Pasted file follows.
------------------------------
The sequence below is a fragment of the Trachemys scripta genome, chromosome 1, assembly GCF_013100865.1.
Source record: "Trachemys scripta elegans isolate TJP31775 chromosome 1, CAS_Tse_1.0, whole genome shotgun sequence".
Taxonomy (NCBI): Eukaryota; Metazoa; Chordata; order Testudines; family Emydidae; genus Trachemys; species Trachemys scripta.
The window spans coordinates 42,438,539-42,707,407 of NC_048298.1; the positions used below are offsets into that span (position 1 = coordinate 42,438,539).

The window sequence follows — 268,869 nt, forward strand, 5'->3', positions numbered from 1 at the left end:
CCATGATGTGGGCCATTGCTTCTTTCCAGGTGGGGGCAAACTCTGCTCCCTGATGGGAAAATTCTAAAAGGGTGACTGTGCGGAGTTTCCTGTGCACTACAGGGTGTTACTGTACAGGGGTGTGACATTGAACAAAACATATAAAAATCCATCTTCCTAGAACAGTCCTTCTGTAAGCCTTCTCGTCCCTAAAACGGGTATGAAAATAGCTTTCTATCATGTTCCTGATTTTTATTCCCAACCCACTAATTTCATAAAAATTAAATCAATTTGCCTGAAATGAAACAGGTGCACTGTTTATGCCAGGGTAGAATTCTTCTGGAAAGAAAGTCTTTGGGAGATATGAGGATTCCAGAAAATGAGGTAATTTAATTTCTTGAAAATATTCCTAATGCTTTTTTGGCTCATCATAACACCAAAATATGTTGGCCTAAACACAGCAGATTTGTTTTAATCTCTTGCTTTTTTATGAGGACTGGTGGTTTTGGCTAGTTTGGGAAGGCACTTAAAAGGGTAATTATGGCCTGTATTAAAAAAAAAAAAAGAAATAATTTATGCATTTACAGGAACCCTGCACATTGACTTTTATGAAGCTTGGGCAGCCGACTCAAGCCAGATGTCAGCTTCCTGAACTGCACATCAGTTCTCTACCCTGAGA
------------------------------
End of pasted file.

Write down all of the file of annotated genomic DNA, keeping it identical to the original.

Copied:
The sequence below is a fragment of the Trachemys scripta genome, chromosome 1, assembly GCF_013100865.1.
Source record: "Trachemys scripta elegans isolate TJP31775 chromosome 1, CAS_Tse_1.0, whole genome shotgun sequence".
Taxonomy (NCBI): Eukaryota; Metazoa; Chordata; order Testudines; family Emydidae; genus Trachemys; species Trachemys scripta.
The window spans coordinates 42,438,539-42,707,407 of NC_048298.1; the positions used below are offsets into that span (position 1 = coordinate 42,438,539).

The window sequence follows — 268,869 nt, forward strand, 5'->3', positions numbered from 1 at the left end:
CCATGATGTGGGCCATTGCTTCTTTCCAGGTGGGGGCAAACTCTGCTCCCTGATGGGAAAATTCTAAAAGGGTGACTGTGCGGAGTTTCCTGTGCACTACAGGGTGTTACTGTACAGGGGTGTGACATTGAACAAAACATATAAAAATCCATCTTCCTAGAACAGTCCTTCTGTAAGCCTTCTCGTCCCTAAAACGGGTATGAAAATAGCTTTCTATCATGTTCCTGATTTTTATTCCCAACCCACTAATTTCATAAAAATTAAATCAATTTGCCTGAAATGAAACAGGTGCACTGTTTATGCCAGGGTAGAATTCTTCTGGAAAGAAAGTCTTTGGGAGATATGAGGATTCCAGAAAATGAGGTAATTTAATTTCTTGAAAATATTCCTAATGCTTTTTTGGCTCATCATAACACCAAAATATGTTGGCCTAAACACAGCAGATTTGTTTTAATCTCTTGCTTTTTTATGAGGACTGGTGGTTTTGGCTAGTTTGGGAAGGCACTTAAAAGGGTAATTATGGCCTGTATTAAAAAAAAAAAAAGAAATAATTTATGCATTTACAGGAACCCTGCACATTGACTTTTATGAAGCTTGGGCAGCCGACTCAAGCCAGATGTCAGCTTCCTGAACTGCACATCAGTTCTCTACCCTGAGA